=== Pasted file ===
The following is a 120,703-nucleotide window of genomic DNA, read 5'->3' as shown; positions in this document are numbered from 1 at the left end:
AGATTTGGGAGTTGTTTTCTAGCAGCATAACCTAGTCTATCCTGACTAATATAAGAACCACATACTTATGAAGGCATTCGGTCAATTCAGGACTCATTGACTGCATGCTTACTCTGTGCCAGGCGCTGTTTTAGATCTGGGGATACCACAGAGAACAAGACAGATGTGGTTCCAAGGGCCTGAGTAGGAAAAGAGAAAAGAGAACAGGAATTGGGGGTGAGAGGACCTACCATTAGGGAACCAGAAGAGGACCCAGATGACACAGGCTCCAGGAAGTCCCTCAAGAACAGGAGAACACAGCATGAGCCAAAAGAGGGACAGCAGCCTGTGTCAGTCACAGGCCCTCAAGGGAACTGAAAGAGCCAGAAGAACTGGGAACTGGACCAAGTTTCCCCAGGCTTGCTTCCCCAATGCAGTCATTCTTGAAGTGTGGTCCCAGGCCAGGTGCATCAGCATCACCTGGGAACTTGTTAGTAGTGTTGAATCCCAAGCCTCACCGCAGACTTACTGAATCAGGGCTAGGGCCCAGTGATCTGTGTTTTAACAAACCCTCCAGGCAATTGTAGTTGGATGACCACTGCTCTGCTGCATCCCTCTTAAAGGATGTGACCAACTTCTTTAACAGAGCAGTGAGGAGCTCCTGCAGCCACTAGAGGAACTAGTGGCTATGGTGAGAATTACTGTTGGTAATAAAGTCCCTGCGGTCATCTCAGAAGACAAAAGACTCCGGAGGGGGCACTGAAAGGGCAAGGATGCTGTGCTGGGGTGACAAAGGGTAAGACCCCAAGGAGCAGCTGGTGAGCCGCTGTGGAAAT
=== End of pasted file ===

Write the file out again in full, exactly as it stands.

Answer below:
The following is a 120,703-nucleotide window of genomic DNA, read 5'->3' as shown; positions in this document are numbered from 1 at the left end:
AGATTTGGGAGTTGTTTTCTAGCAGCATAACCTAGTCTATCCTGACTAATATAAGAACCACATACTTATGAAGGCATTCGGTCAATTCAGGACTCATTGACTGCATGCTTACTCTGTGCCAGGCGCTGTTTTAGATCTGGGGATACCACAGAGAACAAGACAGATGTGGTTCCAAGGGCCTGAGTAGGAAAAGAGAAAAGAGAACAGGAATTGGGGGTGAGAGGACCTACCATTAGGGAACCAGAAGAGGACCCAGATGACACAGGCTCCAGGAAGTCCCTCAAGAACAGGAGAACACAGCATGAGCCAAAAGAGGGACAGCAGCCTGTGTCAGTCACAGGCCCTCAAGGGAACTGAAAGAGCCAGAAGAACTGGGAACTGGACCAAGTTTCCCCAGGCTTGCTTCCCCAATGCAGTCATTCTTGAAGTGTGGTCCCAGGCCAGGTGCATCAGCATCACCTGGGAACTTGTTAGTAGTGTTGAATCCCAAGCCTCACCGCAGACTTACTGAATCAGGGCTAGGGCCCAGTGATCTGTGTTTTAACAAACCCTCCAGGCAATTGTAGTTGGATGACCACTGCTCTGCTGCATCCCTCTTAAAGGATGTGACCAACTTCTTTAACAGAGCAGTGAGGAGCTCCTGCAGCCACTAGAGGAACTAGTGGCTATGGTGAGAATTACTGTTGGTAATAAAGTCCCTGCGGTCATCTCAGAAGACAAAAGACTCCGGAGGGGGCACTGAAAGGGCAAGGATGCTGTGCTGGGGTGACAAAGGGTAAGACCCCAAGGAGCAGCTGGTGAGCCGCTGTGGAAAT